Talk:Chief marshal of the branch

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3 Questions[edit]

Does the Russian Federation have equivalents to the Soviet ranks of Chief Marshal or Marshal of a troop arm? - Shaheenjim 09:05, 21 October 2007 (UTC)

If a Marshal of a troop arm is equivalent to the combined-armed rank General of the Army, then what's the difference between them? What are the US/British equivalents of the Soviet ranks Marshal of a troop arm and Chief Marshal of a troop arm? - Shaheenjim 03:40, 30 October 2007 (UTC)


  1. No. The rank has been superceeded by General of the Army.
  2. The difference is in the military specialiy of the corresponding general officer - this is not as easily interchangeable as in the Western Armies. This was probably purely a political decision to call top-ranking generals a "marshal" - some top "chief marshal" ranks were even never conferred to anyone.
  3. Both Chief Marshal and Marshal equal General of the Army, so US/British equivalent would General of the Army and Field Marshal, because there is no Brigadier-grade rank in the Russian system and a full General is called Colonel General. The ranks of Marshal of the Soviet Union and Marshal of the Russian Federation are largely honorary, so even though they outrank Soviet/Russian General of the Army, their Western equivalence is the same, that is US General of the Army and UK Field Marshal.
PS. The articles on Russian military ranks have been vandalised by User:Roitr, you really shouldn't have followed then in your edits. --Dmitry (talkcontibs ) 20:03, 3 November 2007 (UTC)
Would you please elaborate on how the difference in military specialty corresponded to the ranks? Which specialties used Marshals and Chief Marshals, and which specialties used Generals of the Army? Thanks. - Shaheenjim 20:19, 3 November 2007 (UTC)
Other than Marhshals and Chief Marshals of the said 5 branches, there were no other special ranks that could be conferred in specific branches of the Soviet Army (which included the Navy and the Ground Forces). All other ranks were either all-forces - used in the ground forces (infantry, tank, artillery, engineer, communications etc.), marines, VVS and naval aviation etc. - or deck ranks - used in navy, EXCEPT marines and naval aviation.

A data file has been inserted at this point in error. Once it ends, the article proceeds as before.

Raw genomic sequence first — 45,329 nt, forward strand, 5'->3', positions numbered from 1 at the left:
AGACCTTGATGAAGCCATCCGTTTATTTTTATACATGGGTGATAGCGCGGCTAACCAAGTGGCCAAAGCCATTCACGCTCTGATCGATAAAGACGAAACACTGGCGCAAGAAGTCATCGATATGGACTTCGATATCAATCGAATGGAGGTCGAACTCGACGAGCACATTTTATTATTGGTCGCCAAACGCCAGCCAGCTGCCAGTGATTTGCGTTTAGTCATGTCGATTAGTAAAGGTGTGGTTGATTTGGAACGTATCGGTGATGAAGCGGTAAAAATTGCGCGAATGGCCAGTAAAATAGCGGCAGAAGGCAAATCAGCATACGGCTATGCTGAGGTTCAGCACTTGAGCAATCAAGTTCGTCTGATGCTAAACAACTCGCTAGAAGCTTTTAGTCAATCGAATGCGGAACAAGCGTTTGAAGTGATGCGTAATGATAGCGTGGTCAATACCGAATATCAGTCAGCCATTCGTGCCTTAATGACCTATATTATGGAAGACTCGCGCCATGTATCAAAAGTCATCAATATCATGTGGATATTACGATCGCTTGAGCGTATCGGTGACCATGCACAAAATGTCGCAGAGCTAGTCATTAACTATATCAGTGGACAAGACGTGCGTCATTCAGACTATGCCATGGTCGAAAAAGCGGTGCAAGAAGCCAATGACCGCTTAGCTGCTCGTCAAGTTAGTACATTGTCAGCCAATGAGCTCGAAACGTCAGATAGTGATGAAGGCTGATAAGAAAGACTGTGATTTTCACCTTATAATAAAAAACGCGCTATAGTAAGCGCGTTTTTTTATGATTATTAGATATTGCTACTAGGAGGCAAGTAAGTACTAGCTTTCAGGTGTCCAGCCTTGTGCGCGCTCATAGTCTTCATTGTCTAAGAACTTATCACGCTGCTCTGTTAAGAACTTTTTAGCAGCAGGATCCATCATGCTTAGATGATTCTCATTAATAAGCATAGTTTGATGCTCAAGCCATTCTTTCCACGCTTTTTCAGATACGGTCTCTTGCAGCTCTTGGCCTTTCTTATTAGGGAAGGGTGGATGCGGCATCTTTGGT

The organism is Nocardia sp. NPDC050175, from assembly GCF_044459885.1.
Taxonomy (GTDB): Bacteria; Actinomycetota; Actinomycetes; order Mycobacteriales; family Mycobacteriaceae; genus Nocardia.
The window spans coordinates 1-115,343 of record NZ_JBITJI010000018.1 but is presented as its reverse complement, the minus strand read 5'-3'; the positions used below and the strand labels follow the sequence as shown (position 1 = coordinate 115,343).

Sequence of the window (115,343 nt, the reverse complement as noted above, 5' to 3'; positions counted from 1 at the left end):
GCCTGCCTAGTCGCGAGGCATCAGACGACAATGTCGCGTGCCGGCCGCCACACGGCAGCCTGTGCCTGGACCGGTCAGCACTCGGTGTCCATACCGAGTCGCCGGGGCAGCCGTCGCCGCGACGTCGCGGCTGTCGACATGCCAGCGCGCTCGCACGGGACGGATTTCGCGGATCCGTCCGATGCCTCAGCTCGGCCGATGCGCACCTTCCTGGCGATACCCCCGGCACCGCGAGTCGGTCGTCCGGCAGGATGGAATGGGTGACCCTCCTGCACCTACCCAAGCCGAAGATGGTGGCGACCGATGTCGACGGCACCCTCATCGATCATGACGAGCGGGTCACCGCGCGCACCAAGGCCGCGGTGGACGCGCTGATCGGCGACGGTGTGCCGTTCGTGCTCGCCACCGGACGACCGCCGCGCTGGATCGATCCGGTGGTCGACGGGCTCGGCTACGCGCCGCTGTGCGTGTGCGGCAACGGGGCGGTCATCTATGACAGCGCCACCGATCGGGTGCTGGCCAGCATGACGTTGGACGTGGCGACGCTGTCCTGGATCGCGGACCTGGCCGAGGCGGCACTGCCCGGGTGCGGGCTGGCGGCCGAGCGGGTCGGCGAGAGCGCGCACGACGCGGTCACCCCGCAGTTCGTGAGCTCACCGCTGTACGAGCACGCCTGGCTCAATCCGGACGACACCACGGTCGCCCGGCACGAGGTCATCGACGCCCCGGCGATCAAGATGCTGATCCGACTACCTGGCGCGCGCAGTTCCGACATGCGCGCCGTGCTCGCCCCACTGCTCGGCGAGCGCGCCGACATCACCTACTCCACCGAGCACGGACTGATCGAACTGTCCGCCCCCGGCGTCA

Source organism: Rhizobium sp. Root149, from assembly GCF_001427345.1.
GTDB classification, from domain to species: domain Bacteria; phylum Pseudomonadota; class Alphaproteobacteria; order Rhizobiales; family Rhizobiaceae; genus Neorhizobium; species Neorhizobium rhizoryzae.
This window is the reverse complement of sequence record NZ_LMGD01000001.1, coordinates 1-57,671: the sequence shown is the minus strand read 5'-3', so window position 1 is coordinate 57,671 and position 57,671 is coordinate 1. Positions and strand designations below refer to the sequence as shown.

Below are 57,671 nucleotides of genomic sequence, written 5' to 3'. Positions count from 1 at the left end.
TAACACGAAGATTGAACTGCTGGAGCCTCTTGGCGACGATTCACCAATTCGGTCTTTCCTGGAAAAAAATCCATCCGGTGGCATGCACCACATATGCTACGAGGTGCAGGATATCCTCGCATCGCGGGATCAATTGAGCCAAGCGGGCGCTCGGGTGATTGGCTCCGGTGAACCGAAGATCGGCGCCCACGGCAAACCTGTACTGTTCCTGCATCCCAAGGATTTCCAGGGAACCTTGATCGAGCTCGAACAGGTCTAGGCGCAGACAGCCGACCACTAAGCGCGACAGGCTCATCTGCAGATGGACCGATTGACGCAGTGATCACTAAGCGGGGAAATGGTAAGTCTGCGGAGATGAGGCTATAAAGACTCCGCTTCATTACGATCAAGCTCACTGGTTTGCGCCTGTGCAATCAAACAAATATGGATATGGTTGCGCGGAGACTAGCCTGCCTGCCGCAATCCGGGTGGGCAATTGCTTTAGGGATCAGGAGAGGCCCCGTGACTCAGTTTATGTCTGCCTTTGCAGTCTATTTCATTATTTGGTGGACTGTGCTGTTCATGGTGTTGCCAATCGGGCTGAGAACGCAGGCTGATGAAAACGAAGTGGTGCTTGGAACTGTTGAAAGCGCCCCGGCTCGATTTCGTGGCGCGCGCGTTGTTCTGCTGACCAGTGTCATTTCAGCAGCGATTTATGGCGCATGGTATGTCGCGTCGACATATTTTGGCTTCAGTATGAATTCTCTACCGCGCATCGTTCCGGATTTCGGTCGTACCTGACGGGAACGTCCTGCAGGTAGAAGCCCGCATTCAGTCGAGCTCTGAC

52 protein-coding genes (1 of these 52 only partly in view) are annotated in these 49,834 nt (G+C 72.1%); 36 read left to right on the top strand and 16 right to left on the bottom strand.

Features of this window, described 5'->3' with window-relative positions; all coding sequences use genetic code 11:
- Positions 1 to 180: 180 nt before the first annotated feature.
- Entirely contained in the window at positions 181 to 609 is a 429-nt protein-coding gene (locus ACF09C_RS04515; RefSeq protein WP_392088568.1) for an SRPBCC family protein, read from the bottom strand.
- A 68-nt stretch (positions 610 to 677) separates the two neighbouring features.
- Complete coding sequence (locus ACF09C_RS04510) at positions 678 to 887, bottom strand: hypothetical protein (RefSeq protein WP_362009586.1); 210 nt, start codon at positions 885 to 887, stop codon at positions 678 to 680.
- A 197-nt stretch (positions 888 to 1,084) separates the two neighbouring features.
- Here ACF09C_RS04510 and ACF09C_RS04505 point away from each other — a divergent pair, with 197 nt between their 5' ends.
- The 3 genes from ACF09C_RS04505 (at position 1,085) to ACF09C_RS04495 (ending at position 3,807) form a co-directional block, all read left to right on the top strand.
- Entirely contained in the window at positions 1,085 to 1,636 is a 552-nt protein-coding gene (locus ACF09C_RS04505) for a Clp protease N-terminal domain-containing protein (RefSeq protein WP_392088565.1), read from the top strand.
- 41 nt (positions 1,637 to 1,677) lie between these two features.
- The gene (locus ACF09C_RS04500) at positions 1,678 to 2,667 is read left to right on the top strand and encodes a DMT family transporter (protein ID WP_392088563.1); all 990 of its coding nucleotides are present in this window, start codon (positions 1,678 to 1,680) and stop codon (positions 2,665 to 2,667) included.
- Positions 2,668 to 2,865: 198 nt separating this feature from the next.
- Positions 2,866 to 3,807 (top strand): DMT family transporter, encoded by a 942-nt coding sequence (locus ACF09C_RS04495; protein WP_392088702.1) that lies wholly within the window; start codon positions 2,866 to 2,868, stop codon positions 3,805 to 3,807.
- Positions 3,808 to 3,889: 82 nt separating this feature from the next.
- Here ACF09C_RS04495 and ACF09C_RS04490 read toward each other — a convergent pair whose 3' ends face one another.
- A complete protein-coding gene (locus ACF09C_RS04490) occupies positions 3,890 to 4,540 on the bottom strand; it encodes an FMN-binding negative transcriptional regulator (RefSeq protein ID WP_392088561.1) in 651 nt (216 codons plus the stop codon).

Specifically, officers and soldiers in the ground forces (including aviation) wore distinct branch or service insignia on their collars and shoulders. The (incomplete) branch/service list, according to my 1983 Military Dictionary, includes motorized infantry, artillery and rocket troops, armoured troops, aviation (VVS), airborne troops (VDV), engineer troops, chemical troops, communications troops, railroad troops, automotive troops, construction troops, medical service, veterinary service, judicial service, and musicians.
'Oficially' you would include the name of branch or service with the rank - i.e. polkovnik of aviation, general of the armoured troops etc. - but this was not a different rank, just a service or branch distinction. Navy had no branches but rather 'specialities' - which included the naval infantry which didn't use deck ranks but rather all-forces ranks (I'm not sure if it was customary to call a marine 'of the naval infantry', but it was not an official requirement). The naval aviation which was a part of the VVS and used all-forces ranks as well. --Dmitry (talkcontibs ) 21:39, 3 November 2007 (UTC)
I want to be sure I understand what you're saying. Are you saying:
In the Infantry and Marines they used the rank General of the Army. In the Air Force, Artillery, Armoured Troops, Engineer Troops, and Signal Troops they instead used the ranks Chief Marshal of a Troop Arm and Marshal of a Troop Arm. In the Navy they instead used the rank Admiral of the Fleet.
Chief Marshal of a Troop Arm outranks Marshal of a Troop Arm, but both of those ranks are equivalent to the Soviet rank of General of the Army.
Chief Marshal of a Troop Arm, Marshal of a Troop Arm, and General of the Army are all roughly equivalent to the US rank of General of the Army.
After the collapse of the Soviet Union, Russia used General of the Army for the Air Force, Artillery, Armoured Troops, Engineer Troops, and Signal Troops instead of the ranks of Chief Marshal of a Troop Arm and Marshal of a Troop Arm. - Shaheenjim 22:27, 3 November 2007 (UTC)

Exactly. I'm not sure if there ever were General officers in the Naval Infantry, since they are organized in brigades and these are commanded by Colonels. --Dmitry (talkcontibs ) 22:41, 3 November 2007 (UTC)